UZA opposes lowered VAT threshold, warns of negative impact on SMEs

The United Zimbabwe Alliance (UZA) party has joined the chorus of voices protesting the recent decrease in the Value Added Tax (VAT) threshold by the Ministry of Finance, Economic Development and Investment Promotion.

This initiative, aimed at boosting tax revenue from the informal sector and small businesses, has raised concerns about its potential downsides.

Finance Minister Professor Mthuli Ncube reduced the VAT threshold from US$40,000 to US$25,000 effective January 1, 2024.

This change requires businesses exceeding the limit to register and pay VAT or face penalties. Additionally, new measures mandate retailers to buy goods exclusively from wholesalers and prohibit unregistered informal traders from purchasing merchandise exceeding US$1,000 from manufacturers and wholesalers.

UZA President Elizabeth Valerio criticised the new national budget, stating that it demonstrates a disconnect from the current economic realities faced by Zimbabweans.

“In an attempt to boost tax revenue through consumption taxes, the Minister opted to lower the VAT registration thresholds. However, it is crucial to consider the potential consequences, particularly for Small to Medium Enterprises (SMEs), as they are the main targets,” Valerio elaborated.

UZA warned against the negative impact on service-oriented businesses due to the lowered threshold.

“This would impose an unfair burden on these entities, hindering their ability to manage VAT compliance. Lowering the threshold risks hindering the growth of small startups by subjecting them to VAT obligations, especially given their unique circumstances where purchased goods and services for taxable supplies are typically minimal,” she explained.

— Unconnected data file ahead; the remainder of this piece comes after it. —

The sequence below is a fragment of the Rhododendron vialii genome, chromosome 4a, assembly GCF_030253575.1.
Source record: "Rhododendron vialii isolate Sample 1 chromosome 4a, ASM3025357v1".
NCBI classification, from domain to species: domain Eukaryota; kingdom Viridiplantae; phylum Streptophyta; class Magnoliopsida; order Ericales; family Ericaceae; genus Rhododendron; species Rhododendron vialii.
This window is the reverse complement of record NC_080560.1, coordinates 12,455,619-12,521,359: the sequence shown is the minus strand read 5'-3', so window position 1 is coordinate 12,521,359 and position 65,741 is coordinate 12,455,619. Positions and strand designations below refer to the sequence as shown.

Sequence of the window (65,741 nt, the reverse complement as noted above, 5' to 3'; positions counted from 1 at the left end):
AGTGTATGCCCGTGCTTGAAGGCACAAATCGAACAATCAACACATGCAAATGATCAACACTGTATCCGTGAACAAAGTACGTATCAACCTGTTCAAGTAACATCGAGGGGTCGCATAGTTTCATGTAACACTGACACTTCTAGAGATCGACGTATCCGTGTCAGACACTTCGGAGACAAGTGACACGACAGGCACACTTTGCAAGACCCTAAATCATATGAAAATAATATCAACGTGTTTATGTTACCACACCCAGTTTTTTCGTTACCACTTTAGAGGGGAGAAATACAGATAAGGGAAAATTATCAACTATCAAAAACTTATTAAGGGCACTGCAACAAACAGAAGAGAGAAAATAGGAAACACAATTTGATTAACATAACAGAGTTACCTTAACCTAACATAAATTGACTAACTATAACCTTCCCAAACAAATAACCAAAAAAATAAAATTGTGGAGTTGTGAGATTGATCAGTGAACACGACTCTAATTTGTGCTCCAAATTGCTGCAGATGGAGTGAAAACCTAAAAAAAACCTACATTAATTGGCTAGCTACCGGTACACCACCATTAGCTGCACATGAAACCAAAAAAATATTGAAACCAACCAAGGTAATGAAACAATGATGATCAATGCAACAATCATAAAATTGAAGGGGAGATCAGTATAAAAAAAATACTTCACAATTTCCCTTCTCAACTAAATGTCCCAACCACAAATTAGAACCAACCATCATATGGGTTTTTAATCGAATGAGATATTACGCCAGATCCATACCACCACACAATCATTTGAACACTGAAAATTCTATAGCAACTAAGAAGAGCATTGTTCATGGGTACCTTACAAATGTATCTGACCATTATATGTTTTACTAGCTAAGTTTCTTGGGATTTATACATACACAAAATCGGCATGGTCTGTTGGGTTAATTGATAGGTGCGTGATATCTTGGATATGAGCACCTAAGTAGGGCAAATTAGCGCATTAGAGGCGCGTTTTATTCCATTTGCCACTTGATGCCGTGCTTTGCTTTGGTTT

Valerio suggested a nuanced approach, advocating for a lower threshold for businesses outside the service sector, while upholding a higher threshold for service-oriented ones. This, she said, would provide greater flexibility and cater to the specific needs of different business types.

Meanwhile, in Bulawayo, SMEs and informal traders have made two specific requests from the government: a six-month grace period to familiarise themselves with the new legislation and a temporary exemption from paying VAT during that time.

Businesses have also expressed concerns about the potential harm the measures could inflict on their operations, which often rely heavily on sales to the informal market. The Confederation of Zimbabwe Industries (CZI) warned that the new trading measures could lead to a flood of foreign goods displacing local products, as informal traders might resort to smuggling goods if barred from purchasing from wholesalers.

Instead, CZI proposed a 3% presumptive VAT on all goods sold to unregistered traders, with the collected funds remitted to the Zimbabwe Revenue Authority (ZIMRA).

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